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Using Schematron


If you use XML schema languages, you should consider Schematron. This powerful rule-based language lets you make distinctions which other languages find difficult or even impossible to handle. Best of all, you can use it in conjunction with other schema languages. This is the first part of a three-part series.

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By: Peyton McCullough
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January 07, 2009
TABLE OF CONTENTS:
  1. · Using Schematron
  2. · Schematron, a rule-based schema language
  3. · Making assertions
  4. · Rules

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Using Schematron - Making assertions
(Page 3 of 4 )

We'll start at the "bottom" of Schematron and then make our way up until we have arrived at a complete schema definition. The simplest unit in Schematron is an assertion. An assertion in Schematron is actually written out in plain language. Earlier, we made an assertion dealing with a resident's age and eligibility to vote: "If the resident's age is below 18, then the resident should not be able to vote." Taken as-is, this, of course, will do nothing. While an assertion is written out in plain language, it must also contain an XPath expression to back it up. This expression makes up the assertion test. The assertion test for our voter eligibility assertion would look like this:

(age < 18 and eligible_to_vote = 'no') or age > 18


Above, either the voter is under eighteen and not able to vote, or the voter is over eighteen. Any under condition will result in the XPath expression evaluating to false, which will cause the assertion to be unmet and the document not to validate.

So, how would this look in a schema definition? Let's get to the actual markup used to create this assertion:


<assert test="(age &lt; 18 and eligible_to_vote = 'no') or age > 18">

If the resident's age is below 18, then the resident should not be able to vote.

</assert>


Above, you can make out the assertion, which makes up the inner content of the assert tag, and the assertion test, which is contained in the test attribute.

The assertion we made demonstrates how a value contained in one element can affect the validity of a value contained in another element. This assertion demonstrates one of Schematron's greatest strengths: it can define validity in complex ways. We can, of course, keep adding assertions for a more complex result. For example, we could bring in other factors that affect a person's eligibility to vote, such as whether or not a resident is even a citizen. This would create yet another relationship for which to test.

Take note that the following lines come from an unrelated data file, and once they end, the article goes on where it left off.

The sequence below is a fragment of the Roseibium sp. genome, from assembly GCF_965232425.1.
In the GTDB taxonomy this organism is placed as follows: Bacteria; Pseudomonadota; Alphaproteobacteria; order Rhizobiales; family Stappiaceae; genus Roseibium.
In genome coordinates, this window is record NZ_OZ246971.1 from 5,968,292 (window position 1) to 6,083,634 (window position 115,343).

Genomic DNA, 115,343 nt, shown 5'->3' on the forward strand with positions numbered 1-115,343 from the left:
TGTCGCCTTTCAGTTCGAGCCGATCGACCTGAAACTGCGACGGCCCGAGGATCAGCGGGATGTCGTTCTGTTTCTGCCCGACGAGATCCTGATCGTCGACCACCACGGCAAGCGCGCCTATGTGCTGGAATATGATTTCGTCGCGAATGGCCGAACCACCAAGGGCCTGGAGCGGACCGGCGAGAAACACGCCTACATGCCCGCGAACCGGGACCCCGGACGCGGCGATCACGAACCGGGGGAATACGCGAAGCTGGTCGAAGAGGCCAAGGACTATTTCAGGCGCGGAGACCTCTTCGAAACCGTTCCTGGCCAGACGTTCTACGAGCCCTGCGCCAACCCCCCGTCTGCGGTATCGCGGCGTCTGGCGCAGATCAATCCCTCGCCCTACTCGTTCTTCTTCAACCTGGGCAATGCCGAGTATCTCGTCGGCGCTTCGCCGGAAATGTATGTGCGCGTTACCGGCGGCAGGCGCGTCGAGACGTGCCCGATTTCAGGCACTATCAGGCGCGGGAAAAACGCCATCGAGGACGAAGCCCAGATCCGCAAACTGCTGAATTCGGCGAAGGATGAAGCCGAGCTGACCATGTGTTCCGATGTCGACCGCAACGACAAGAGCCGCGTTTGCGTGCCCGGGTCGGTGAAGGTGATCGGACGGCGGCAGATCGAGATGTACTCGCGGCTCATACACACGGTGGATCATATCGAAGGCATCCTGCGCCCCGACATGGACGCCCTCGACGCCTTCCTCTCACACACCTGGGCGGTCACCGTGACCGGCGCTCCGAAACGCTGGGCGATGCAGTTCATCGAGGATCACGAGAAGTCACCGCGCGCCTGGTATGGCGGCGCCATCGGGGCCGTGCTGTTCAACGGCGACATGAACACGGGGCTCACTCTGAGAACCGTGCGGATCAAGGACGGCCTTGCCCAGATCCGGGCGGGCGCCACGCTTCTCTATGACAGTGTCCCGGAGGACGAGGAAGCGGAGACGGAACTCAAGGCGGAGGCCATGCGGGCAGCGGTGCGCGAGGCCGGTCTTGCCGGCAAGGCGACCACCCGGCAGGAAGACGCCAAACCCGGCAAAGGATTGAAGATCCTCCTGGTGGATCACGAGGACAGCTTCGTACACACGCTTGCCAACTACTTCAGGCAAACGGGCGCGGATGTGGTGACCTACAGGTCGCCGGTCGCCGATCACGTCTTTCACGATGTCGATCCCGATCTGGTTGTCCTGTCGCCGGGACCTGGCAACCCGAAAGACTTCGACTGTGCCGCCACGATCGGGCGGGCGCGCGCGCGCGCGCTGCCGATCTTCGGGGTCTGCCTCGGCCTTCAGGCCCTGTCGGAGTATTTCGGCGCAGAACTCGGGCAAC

Let's go ahead and create the relevant assertion for this. A status tag could be added with two possible values: "alien" and "citizen." The assertion should read, "Aliens cannot vote." The complete markup would look like this:


<assert test="(status = 'alien' and eligible_to_vote = 'no') or status = 'citizen'">

Aliens cannot vote.

</assert>


Assertions don't have to be complex, though. They can also be very simple. For example, we could create an assertion to check for the mere presence of an element. Let's check to make sure that each resident element has an age element, a status element, and an eligible_to_vote element:


<assert test="age">

A resident has an age.

</assert>

<assert test="status">

A resident has a status.

</assert>

<assert test="eligible_to_vote">

A resident must have a voter eligibility value.

</assert>


Next: Rules >>

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- Open XML Finally Supported by MS Office
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- More Schematron Features
- Schematron Patterns and Validation
- Using Schematron
- Datatypes and More in RELAX NG
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- An Introduction to RELAX NG
- Path, Predicates, and XQuery
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- Navigating Input Documents Using Paths
- XML Basics
- Introduction to XPath

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